by Ethan Huff
You probably won’t be seeing too many polar bears in the mainstream media anymore now that the climate brigade has decided to drop the furry arctic animal from its propaganda lineup.
The reason, as we recently reported, has to do with the fact that, contrary to the prevailing climate narrative, polar bear numbers are increasing, not decreasing.
In other words, despite the alleged pandemic of “global warming” and melting polar ice caps, polar bears are doing just fine – so well, in fact, that in some areas hunters are being encouraged to kill more of them in order to thin out their population numbers.
Hilariously, The Guardian (U.K.) actually made a formal announcement about the removal of polar bears from its climate change propaganda, insisting that it’s more effective to use people rather than animals in conveying the “climate emergency.”
After seeking advice from an organization called “Climate Visuals,” The Guardian‘s editors decided that continuing to feature polar bears, and apparently pandas, as “emblems” of climate change is imprudent, if not entirely inaccurate.
“Often, when signalling environmental stories to our readers, selecting an image of a polar bear on melting ice has been the obvious – though not necessarily appropriate choice,” The Guardian reporter Fiona Shields writes.
“These images tell a certain story about the climate crisis but can seem remote and abstract – a problem that is not a human one, nor one that is particularly urgent,” she goes on to explain.
Now we’re supposed to believe that staged photos of distressed people serve as “proof” of climate change
Not only is The Guardian refusing to admit that its past depictions of polar bears dying off due to climate change were certifiably false, but the news outlet is now doubling down on the climate narrative, and insisting that it’s more “accurate” to depict human beings suffering from climate change.
The cover photo in Shields’ article – a photo that The Guardian admittedly believes is a more accurate representation of the pain and suffering supposedly caused by climate change – depicts a distressed older woman running away from a smoky inferno. She appears to have some kind of lighting pointed at her to emphasize her presence in the photo, the rest of which is darker.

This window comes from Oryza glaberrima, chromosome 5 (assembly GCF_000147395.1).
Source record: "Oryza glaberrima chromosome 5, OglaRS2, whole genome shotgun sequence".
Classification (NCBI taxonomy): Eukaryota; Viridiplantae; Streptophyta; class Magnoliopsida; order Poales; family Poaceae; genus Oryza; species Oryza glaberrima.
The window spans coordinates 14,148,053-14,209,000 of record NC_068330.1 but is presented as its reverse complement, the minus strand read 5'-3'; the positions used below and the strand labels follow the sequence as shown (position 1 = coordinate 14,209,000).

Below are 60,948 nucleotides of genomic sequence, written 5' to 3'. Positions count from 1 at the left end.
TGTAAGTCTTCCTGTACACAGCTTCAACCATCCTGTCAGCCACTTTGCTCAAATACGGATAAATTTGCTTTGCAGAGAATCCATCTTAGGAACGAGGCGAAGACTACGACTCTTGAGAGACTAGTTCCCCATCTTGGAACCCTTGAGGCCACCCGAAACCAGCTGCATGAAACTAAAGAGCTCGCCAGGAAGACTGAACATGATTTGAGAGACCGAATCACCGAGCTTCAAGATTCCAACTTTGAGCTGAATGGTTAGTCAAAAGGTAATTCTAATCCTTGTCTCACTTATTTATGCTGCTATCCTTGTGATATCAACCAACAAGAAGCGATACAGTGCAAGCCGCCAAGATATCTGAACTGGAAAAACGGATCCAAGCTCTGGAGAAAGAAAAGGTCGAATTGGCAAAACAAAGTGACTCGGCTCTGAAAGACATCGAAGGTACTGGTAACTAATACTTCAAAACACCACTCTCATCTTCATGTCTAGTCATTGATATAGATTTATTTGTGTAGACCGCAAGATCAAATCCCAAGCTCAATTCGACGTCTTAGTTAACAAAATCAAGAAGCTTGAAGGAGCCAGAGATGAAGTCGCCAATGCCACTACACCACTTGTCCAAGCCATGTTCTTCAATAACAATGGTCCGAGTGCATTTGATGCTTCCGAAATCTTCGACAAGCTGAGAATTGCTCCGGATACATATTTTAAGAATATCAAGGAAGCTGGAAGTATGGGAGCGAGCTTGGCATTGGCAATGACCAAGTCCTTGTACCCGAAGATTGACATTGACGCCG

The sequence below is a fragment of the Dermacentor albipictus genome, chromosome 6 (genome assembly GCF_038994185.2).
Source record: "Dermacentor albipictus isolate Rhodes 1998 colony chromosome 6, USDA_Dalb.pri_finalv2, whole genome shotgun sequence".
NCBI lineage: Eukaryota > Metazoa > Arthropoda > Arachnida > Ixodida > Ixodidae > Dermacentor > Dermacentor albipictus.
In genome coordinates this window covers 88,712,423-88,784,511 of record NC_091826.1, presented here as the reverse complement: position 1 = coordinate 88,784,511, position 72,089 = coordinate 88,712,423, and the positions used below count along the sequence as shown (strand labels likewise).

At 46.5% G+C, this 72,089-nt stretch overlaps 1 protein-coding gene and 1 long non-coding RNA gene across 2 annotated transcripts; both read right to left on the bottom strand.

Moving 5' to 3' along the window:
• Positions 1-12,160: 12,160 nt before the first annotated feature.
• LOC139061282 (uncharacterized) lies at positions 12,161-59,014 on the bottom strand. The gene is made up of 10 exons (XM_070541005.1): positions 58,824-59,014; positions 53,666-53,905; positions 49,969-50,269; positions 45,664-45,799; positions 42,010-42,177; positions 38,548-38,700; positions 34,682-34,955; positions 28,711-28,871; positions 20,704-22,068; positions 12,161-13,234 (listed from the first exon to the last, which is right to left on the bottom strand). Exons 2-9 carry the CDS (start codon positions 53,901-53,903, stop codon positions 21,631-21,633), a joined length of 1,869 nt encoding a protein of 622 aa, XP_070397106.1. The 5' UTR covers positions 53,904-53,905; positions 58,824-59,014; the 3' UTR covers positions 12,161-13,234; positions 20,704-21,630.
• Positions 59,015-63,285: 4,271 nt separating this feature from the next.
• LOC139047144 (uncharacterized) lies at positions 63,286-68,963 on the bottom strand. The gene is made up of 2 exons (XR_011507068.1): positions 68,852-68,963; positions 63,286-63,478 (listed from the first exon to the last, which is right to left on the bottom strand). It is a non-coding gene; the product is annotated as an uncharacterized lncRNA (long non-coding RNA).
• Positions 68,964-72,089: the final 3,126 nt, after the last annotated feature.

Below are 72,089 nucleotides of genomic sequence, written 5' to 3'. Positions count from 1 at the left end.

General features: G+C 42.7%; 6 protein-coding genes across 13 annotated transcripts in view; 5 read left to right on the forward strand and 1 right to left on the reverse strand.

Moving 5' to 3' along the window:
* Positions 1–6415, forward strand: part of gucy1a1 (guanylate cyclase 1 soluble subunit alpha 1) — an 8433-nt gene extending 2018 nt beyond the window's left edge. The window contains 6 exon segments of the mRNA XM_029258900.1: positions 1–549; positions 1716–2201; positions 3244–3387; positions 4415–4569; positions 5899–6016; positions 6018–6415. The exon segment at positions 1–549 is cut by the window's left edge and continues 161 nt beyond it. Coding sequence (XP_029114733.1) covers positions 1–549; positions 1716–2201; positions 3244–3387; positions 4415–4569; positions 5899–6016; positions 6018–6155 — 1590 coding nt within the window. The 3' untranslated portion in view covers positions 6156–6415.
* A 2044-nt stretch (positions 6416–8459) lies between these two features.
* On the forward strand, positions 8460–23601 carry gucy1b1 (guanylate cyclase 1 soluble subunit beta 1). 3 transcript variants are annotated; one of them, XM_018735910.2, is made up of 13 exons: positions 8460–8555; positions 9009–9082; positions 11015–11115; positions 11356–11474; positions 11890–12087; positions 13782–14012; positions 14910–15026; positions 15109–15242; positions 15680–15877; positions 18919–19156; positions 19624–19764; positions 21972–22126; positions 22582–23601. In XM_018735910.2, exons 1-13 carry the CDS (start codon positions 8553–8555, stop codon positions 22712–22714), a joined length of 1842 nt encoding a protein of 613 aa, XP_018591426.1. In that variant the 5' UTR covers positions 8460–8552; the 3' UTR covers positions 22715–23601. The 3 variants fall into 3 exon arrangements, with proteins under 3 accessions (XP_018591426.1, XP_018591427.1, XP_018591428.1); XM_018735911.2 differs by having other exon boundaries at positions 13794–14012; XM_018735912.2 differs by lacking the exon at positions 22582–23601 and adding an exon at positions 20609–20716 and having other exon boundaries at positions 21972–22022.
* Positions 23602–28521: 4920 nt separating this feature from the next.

In other words, the shot appears to have been staged, and The Guardian wants us all to believe that it’s not only real, but also that it was caused by cow farts and people driving gasoline-powered vehicles.
Further down in the article we see a Chinese father and his daughter wearing face masks to protect themselves against “heavy smog” in Shanghai, which The Guardian infers is a result of climate change. There’s also the quintessential oil field photo with smoke rising, another apparent indicator of global warming.
Shields fully admits that these photos are meant to not necessarily depict truth, but rather to show The Guardian readers imagery that they will “respond” to in the way that the climate lobby wants them to respond.
“Images that show emotion and pictures of real situations make the story relevant to the individual,” Shields explains.
“The environmental scenes of the scorched landscape [a]re striking, as [a]re the suffering animals, but the portraits and stories of the people battling the catastrophe really anchored the piece and drove the level of engagement,” she adds, referring to photos that The Guardian published during Australia’s last major drought in order to persuade readers that climate change really is real after all.
“We need new imagery for new narratives,” she concludes.